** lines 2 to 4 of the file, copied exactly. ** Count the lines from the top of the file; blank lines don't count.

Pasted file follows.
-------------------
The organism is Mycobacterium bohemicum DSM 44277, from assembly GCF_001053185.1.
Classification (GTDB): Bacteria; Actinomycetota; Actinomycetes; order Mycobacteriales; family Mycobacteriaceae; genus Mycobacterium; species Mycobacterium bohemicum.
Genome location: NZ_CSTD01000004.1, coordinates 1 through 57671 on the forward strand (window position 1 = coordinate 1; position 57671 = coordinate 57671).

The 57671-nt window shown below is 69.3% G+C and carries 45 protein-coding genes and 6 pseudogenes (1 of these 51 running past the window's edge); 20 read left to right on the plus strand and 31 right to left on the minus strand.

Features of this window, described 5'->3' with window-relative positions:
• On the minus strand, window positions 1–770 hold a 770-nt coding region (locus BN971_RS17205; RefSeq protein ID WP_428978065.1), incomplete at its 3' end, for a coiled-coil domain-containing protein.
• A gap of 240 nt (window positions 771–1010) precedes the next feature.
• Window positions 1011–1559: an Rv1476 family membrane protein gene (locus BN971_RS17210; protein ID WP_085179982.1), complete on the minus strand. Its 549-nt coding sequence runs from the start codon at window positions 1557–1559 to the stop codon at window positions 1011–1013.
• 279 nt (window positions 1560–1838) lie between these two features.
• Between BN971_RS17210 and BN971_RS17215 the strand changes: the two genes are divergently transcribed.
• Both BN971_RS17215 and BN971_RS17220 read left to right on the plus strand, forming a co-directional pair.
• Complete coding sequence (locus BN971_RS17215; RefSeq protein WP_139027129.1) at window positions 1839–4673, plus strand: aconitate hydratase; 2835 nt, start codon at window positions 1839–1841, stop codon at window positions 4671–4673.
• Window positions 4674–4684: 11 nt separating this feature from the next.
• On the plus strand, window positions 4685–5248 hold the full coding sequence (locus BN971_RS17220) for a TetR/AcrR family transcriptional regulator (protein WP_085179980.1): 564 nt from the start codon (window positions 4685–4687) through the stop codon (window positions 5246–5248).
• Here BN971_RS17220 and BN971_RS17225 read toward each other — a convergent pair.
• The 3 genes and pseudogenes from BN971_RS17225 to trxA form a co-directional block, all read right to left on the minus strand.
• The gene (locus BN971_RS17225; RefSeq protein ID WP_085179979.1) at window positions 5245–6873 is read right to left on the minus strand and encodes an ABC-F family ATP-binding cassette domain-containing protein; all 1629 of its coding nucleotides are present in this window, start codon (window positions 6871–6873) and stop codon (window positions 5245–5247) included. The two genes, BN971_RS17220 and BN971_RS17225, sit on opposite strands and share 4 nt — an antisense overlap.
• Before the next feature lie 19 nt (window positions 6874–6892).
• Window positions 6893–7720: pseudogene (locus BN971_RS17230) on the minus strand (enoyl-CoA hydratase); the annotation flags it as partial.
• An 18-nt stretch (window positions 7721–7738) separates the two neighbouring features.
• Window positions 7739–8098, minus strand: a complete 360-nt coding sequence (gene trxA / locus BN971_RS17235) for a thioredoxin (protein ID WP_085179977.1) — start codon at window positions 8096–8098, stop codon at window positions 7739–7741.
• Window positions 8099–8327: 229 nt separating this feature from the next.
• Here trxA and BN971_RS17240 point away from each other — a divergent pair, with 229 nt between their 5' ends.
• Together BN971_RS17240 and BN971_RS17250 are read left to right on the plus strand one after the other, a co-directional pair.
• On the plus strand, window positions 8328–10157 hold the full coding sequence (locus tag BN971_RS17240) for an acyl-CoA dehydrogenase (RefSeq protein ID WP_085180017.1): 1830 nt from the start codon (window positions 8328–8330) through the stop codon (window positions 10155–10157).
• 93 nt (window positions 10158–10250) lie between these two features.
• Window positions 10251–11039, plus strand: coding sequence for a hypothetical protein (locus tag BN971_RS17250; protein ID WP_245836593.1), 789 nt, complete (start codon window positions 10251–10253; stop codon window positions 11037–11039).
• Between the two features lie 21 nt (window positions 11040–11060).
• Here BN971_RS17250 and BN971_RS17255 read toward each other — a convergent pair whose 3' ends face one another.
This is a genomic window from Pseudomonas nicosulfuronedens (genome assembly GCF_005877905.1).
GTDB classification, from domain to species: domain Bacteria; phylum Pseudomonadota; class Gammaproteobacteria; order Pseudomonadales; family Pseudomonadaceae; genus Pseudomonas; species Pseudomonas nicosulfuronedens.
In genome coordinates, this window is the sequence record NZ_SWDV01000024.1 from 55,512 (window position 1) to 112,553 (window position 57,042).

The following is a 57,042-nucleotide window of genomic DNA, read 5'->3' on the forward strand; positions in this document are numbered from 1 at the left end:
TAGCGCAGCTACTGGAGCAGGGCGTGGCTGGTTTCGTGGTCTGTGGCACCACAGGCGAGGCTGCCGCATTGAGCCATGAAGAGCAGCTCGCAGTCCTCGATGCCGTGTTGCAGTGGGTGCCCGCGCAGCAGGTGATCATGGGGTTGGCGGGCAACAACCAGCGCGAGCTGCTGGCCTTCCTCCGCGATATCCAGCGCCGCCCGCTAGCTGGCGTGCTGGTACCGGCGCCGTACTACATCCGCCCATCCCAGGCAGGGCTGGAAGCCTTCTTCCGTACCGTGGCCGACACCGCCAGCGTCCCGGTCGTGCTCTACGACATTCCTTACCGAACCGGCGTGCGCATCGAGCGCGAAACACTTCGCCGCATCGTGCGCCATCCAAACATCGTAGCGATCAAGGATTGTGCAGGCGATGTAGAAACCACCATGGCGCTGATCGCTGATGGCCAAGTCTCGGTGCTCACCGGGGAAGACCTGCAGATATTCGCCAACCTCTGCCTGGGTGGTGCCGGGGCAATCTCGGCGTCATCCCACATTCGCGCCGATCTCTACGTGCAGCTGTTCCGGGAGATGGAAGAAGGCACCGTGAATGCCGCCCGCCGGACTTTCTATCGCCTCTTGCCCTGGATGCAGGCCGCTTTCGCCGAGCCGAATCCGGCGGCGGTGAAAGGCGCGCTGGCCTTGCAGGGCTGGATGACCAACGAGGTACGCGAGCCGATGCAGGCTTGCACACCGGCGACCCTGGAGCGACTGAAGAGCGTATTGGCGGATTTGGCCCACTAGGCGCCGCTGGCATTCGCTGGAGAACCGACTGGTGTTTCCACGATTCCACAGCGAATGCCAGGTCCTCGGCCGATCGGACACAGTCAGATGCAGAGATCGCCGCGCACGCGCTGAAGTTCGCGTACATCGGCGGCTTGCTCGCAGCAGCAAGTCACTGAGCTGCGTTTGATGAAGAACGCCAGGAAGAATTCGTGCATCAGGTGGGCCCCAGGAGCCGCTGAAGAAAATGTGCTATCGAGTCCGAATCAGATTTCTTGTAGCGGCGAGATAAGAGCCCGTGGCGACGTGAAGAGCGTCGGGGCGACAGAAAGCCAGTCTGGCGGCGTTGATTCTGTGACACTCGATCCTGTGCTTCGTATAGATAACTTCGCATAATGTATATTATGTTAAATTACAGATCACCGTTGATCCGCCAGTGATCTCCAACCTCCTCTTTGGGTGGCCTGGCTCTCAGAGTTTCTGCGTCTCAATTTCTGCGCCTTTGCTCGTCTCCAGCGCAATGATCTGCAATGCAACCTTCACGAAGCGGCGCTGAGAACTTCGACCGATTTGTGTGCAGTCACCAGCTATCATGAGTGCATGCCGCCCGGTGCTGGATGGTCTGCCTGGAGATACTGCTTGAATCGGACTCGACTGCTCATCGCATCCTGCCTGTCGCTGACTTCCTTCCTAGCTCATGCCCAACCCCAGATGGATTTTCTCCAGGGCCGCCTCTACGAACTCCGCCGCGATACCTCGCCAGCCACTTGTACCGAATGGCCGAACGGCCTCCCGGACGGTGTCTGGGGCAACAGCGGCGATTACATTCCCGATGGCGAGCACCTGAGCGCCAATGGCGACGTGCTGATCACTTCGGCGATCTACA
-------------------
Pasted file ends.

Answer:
Classification (GTDB): Bacteria; Actinomycetota; Actinomycetes; order Mycobacteriales; family Mycobacteriaceae; genus Mycobacterium; species Mycobacterium bohemicum.
Genome location: NZ_CSTD01000004.1, coordinates 1 through 57671 on the forward strand (window position 1 = coordinate 1; position 57671 = coordinate 57671).

The 57671-nt window shown below is 69.3% G+C and carries 45 protein-coding genes and 6 pseudogenes (1 of these 51 running past the window's edge); 20 read left to right on the plus strand and 31 right to left on the minus strand.